CG Internals published a blog article covering screen-filling rasterization using graphics hardware and modern OpenGL. The findings are applicable to OpenGL ES, Vulkan, and WebGL as well. For rendering screen-filling geometry we usually have to choose between a screen-aligned quad and a screen-aligned triangle. But - is there a difference? If so, which approach is better than the other? In this article we want to show you the differences between both approaches and offer an alternative. Following the theoretical analysis we introduce a demo program and evaluate screencasts together with multiple performance measures.
Khronos announced the conformance program for OpenGL 4.6 and Intel has successfully passed conformance tests for its GPU models for the Mesa Linux driver. For specifics on the conformant hardware you can check the list of conformant OpenGL products at the Khronos website. Learn more about these drivers and the OpenGL conformance tests and why they are important to you.
The Khronos Group announces the launch of the OpenGL 4.6 Adopters Program to enable implementations to become officially conformant to the latest generation OpenGL specification. The significantly enhanced OpenGL 4.6 Conformance Test Suite used in the Adopters Program has been released in open source on GitHub to enable industry participation in testing and ongoing conformance test suite improvements. General information on Khronos Adopters Programs can be found here.
The Khronos Group will be at GDC & VRDC 2018. Be sure to mark us in your calendar for the Khronos Dev Day on March 19th in Moscone, West Hall, Room 3022. This years sessions are now posted and include WebGL, glTF, OpenXR and Vulkan. Be sure to book mark the Khronos GDC event page and checkout some of our other upcoming events and meet ups.
There is a new optimized OpenGL/Graphics Math for C. The original glm library is for C++ only (templates, namespaces, classes…). This new library is targeted to C99 but currently you can use it for C89 safely by language extensions. Almost all functions (inline versions) and parameters are documented inside related headers. Complete documentation is in progress. Feedback is welcome on the OpenGL forums.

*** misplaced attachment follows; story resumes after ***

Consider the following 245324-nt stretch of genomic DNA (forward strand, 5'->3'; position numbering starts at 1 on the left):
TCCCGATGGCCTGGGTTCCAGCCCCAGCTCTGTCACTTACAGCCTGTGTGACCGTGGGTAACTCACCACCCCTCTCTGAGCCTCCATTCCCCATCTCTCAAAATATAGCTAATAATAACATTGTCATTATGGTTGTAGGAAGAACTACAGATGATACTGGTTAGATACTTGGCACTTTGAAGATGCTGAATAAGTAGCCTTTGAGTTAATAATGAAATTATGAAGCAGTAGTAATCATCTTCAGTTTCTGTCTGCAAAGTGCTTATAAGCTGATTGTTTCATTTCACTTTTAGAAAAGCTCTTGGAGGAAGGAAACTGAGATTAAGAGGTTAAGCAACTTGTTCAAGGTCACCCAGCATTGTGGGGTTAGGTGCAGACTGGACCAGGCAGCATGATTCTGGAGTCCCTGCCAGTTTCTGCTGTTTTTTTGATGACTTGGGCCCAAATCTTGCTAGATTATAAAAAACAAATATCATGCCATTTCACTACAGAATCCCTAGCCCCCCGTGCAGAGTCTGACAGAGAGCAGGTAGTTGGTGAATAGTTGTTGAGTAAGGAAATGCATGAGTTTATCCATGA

Plumeria Smart Creator 3.3 has been released. It features an error free visual programming experience with an infinite loop AI, a crash preventer, and a syntax error blocker. New to version 3.3 is a full 3D Physics motion engine with oriented bounding boxes and spheres. It also includes the Apple Attack Pack with three free games all made entirely in PlumeriaSC 3.3. Apple Attack, which has just been released, presents Grandma Smith who is trying to vacuum her apples from her apple trees before aliens destroy them.
Join Patrick Cozzi and his Penn graphics students final project presentations in a live stream December 11th at 5pm EST. There will be 19 4-minute presentations in total. Topics include rendering clouds, terrain, ocean, forests, weather, VR, voxels, ray marching, and more. A complete list of projects can be found online here.
Vivid3D is a modern 3D engines built with OpenTK/OpenGL4.5 and C#. It can import 30+ format types, has a built in advanced UI lib, and is in active development. You can join the project on source-forge if you wish to help continue it’s development.
The Khronos Group is presenting Mastering the Khronos Blender glTF 2.0 Exporter webinar. Open to all, the webinar will be held online on October 24th at 10am PT. This 1-hour webinar will be presented by the people who developed the exporter, and we’ll of course end with a Q&A session. glTF 2.0.
Looking for like-minded people, sharing knowledge and ideas on current and future graphics technologies including Vulkan and OpenGL. If enough people are interested an official Khronos Chapter will be founded in Bremen. Please join if you are interested.